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Semakau Landfill: Not Just A ‘Rubbish Island’

November 23, 2015

The mention of the word ‘landfill’ tends to conjure images of rubbish heaps strewn all over marginal land, breeding with organisms that produce pungent odours as they break down material. So when a group of 14 year old students from Balestier Hill Secondary School were invited for a visit to the Semakau Landfill, they were in for a surprise.

I initially thought that Semakau Landfill would be covered in ashes. I thought it would look dull, black and smell horrible. My visit to Semakau has indeed changed my impression because it looks like a resort. I am surprised to see so much greenery in a landfill. Various activities like the breeding of sea bass and low-tide walks do not make it look like a landfill.

– Zaafirah

No trash? No smell? What?

Semakau Landfill. Source: National Environment Agency

The Semakau Landfill is the world’s first offshore landfill located about 8km south of Singapore. The landfill was created by constructing a 7km perimeter rock bund to enclose part of the sea off Pulau Sakeng and Pulau Semakau.

Source: Qianlynthesis

During Phase 1, the landfill area is partitioned into 11 cells that are filled with incinerated and non-incinerated waste. Once the cells are full, topsoil would be poured over the cell to support the growth of an ecosystem of plants and migratory birds. Phase 2 is presently untouched, and was built to anticipate that all the cells in Phase 1 will be filled by 2016.

Source: Wild Singapore

Contrary to the negative perception of landfills, most of the Semakau Landfill offers a pleasing environment that is open to visitors for recreational activities like intertidal walks, sport fishing, bird watching and stargazing.

Unfortunately, if current consumption trends continue, it is estimated that even Phase 2 will be full by 2045. When students were asked whether it is possible for Singapore to manage its waste without landfills in future, 22 of 34 students were not that hopeful. Concerns like the increase in population and land constraints surfaced.

No, although Singapore is a very small country, we may still need landfills in future. This is because as Singapore’s population increases, consumption increases too. Hence, more waste will be generated and it will be even more difficult to manage waste without landfills.  

– Yik Bing

Source: National Environment Agency

Other students were a bit more optimistic, citing advances in technology and changing environmental habits, which may improve the efficiency of waste management or decrease the amount of waste generated.

“Given that technology is rapidly advancing, Singapore may be able to manage its waste in future, just not anytime soon.”

– Mendel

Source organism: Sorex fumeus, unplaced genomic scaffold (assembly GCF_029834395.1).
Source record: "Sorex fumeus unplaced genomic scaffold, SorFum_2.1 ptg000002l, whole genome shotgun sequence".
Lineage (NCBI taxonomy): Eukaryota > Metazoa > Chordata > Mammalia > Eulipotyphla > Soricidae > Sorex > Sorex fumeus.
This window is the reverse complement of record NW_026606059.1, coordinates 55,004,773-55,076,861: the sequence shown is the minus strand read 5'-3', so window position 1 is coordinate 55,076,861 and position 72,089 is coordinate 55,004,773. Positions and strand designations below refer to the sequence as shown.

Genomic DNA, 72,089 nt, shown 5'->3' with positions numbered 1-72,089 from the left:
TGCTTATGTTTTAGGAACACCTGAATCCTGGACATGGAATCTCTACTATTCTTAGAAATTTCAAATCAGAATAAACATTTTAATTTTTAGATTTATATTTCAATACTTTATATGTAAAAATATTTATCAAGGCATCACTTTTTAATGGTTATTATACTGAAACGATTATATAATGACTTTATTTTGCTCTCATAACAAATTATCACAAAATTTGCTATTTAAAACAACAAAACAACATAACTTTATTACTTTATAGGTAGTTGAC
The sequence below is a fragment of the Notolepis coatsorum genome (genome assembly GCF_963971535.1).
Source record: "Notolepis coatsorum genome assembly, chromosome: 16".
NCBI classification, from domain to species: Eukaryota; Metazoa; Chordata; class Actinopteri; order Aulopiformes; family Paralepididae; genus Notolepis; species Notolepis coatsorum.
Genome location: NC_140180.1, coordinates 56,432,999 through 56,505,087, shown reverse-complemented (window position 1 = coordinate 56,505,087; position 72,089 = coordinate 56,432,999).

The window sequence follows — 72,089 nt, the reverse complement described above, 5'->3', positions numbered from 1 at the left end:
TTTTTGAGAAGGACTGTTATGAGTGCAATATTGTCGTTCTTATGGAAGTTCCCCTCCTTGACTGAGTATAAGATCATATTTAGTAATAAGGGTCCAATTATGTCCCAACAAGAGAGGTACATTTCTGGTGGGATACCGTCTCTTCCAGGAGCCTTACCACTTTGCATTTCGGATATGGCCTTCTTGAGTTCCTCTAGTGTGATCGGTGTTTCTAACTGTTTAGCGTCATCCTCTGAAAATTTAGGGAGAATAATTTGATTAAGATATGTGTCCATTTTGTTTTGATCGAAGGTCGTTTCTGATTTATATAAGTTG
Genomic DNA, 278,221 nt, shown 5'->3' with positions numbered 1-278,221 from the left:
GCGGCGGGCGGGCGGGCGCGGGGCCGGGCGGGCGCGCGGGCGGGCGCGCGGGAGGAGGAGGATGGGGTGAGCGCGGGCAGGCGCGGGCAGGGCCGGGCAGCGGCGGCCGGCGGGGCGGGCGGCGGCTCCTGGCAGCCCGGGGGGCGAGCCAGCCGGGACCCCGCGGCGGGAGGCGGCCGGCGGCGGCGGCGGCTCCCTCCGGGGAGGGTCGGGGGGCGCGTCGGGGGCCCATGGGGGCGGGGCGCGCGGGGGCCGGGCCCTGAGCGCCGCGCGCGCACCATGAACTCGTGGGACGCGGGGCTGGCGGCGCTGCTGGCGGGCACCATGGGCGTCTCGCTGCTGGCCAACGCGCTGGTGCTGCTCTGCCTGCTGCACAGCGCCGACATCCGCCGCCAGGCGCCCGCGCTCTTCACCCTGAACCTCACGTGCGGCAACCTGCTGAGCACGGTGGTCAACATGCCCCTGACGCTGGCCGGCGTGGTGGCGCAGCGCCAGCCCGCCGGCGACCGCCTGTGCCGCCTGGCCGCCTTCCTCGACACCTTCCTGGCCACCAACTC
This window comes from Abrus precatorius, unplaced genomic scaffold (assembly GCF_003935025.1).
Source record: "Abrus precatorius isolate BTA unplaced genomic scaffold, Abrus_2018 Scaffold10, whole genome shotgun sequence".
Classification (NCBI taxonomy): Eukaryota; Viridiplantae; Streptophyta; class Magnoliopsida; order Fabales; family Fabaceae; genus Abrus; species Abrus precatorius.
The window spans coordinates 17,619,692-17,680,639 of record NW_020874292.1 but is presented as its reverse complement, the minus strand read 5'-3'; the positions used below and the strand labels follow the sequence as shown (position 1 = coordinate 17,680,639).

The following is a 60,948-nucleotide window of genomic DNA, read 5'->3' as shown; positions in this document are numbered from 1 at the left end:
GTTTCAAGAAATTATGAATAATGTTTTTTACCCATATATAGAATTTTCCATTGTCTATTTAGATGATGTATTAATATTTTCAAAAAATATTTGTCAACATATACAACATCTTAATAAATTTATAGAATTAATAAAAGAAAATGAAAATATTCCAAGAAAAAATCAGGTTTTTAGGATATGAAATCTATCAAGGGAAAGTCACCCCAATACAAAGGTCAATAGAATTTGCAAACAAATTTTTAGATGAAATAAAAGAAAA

“It is possible for Singapore to manage its waste then as long as we keep recycling, making clever use of everything that we are about to dispose of. We should constantly follow the 3Rs: recycle, reuse and reduce.”

– Karah

Some students went a step further to suggest creative ways of encouraging the public to reduce, reuse and recycle. Kim, Ruby and Angelica shared similar thoughts in installing recycling vending machines which distribute coupons, daily necessities or recyclable ornaments when people deposit recyclables. Netraa explained that monetary or material incentive may be the most effective way in motivating Singaporeans to better manage their waste.

Source: Canadian Vending

This idea has already been on trial in countries like Scotland, and can perhaps be tested in Singapore. A few students also saw the importance in organising more public visits to Semakau Landfill so that Singaporeans are more aware of our waste management issues.

Source: Ministry of the Environment and Water Resources

The Semakau Landfill learning journey was eye-opening to most students. As students learnt about Singapore’s waste issues through an informational presentation and a guided bus tour, they reflected on the value of recycling and made recommendations on waste management in hope for a better environment.

“The whole island is really beautiful. No one would ever imagine that it is a rubbish island. It was really unforgettable to learn that Singapore used to be a kampong with rubbish thrown carelessly on the streets. Comparing the past and the present, it seems incredible that now, we are able to create the world’s first man-made offshore landfill with our very own resources. Visiting the landfill makes me reflect on the amount of rubbish that Singaporeans throw away each day, and makes me want to change for the better.”

– Chloe

Visit this site for more information on learning journeys to the Semakau Landfill.

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